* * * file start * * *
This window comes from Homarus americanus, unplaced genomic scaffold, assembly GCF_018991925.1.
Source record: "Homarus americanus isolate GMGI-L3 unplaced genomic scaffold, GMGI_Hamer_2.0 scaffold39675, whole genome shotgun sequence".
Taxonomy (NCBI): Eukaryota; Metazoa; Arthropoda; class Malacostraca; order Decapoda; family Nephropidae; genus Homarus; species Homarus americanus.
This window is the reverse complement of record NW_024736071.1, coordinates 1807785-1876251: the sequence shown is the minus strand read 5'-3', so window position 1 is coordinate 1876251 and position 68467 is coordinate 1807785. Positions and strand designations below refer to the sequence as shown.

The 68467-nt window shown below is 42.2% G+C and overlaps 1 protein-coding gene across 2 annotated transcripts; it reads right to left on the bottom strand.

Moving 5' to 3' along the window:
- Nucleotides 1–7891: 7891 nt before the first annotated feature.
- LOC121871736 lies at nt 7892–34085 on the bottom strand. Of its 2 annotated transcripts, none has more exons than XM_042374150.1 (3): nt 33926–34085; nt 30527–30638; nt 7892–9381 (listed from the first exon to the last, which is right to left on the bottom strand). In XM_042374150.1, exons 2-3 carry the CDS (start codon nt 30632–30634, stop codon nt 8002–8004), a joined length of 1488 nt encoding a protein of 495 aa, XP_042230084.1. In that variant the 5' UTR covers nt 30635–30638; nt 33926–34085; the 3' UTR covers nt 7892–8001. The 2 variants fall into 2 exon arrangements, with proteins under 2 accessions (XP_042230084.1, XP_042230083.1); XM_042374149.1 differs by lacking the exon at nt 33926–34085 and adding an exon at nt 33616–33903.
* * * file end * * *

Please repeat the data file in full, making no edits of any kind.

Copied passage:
This window comes from Homarus americanus, unplaced genomic scaffold, assembly GCF_018991925.1.
Source record: "Homarus americanus isolate GMGI-L3 unplaced genomic scaffold, GMGI_Hamer_2.0 scaffold39675, whole genome shotgun sequence".
Taxonomy (NCBI): Eukaryota; Metazoa; Arthropoda; class Malacostraca; order Decapoda; family Nephropidae; genus Homarus; species Homarus americanus.
This window is the reverse complement of record NW_024736071.1, coordinates 1807785-1876251: the sequence shown is the minus strand read 5'-3', so window position 1 is coordinate 1876251 and position 68467 is coordinate 1807785. Positions and strand designations below refer to the sequence as shown.

The 68467-nt window shown below is 42.2% G+C and overlaps 1 protein-coding gene across 2 annotated transcripts; it reads right to left on the bottom strand.

Moving 5' to 3' along the window:
- Nucleotides 1–7891: 7891 nt before the first annotated feature.
- LOC121871736 lies at nt 7892–34085 on the bottom strand. Of its 2 annotated transcripts, none has more exons than XM_042374150.1 (3): nt 33926–34085; nt 30527–30638; nt 7892–9381 (listed from the first exon to the last, which is right to left on the bottom strand). In XM_042374150.1, exons 2-3 carry the CDS (start codon nt 30632–30634, stop codon nt 8002–8004), a joined length of 1488 nt encoding a protein of 495 aa, XP_042230084.1. In that variant the 5' UTR covers nt 30635–30638; nt 33926–34085; the 3' UTR covers nt 7892–8001. The 2 variants fall into 2 exon arrangements, with proteins under 2 accessions (XP_042230084.1, XP_042230083.1); XM_042374149.1 differs by lacking the exon at nt 33926–34085 and adding an exon at nt 33616–33903.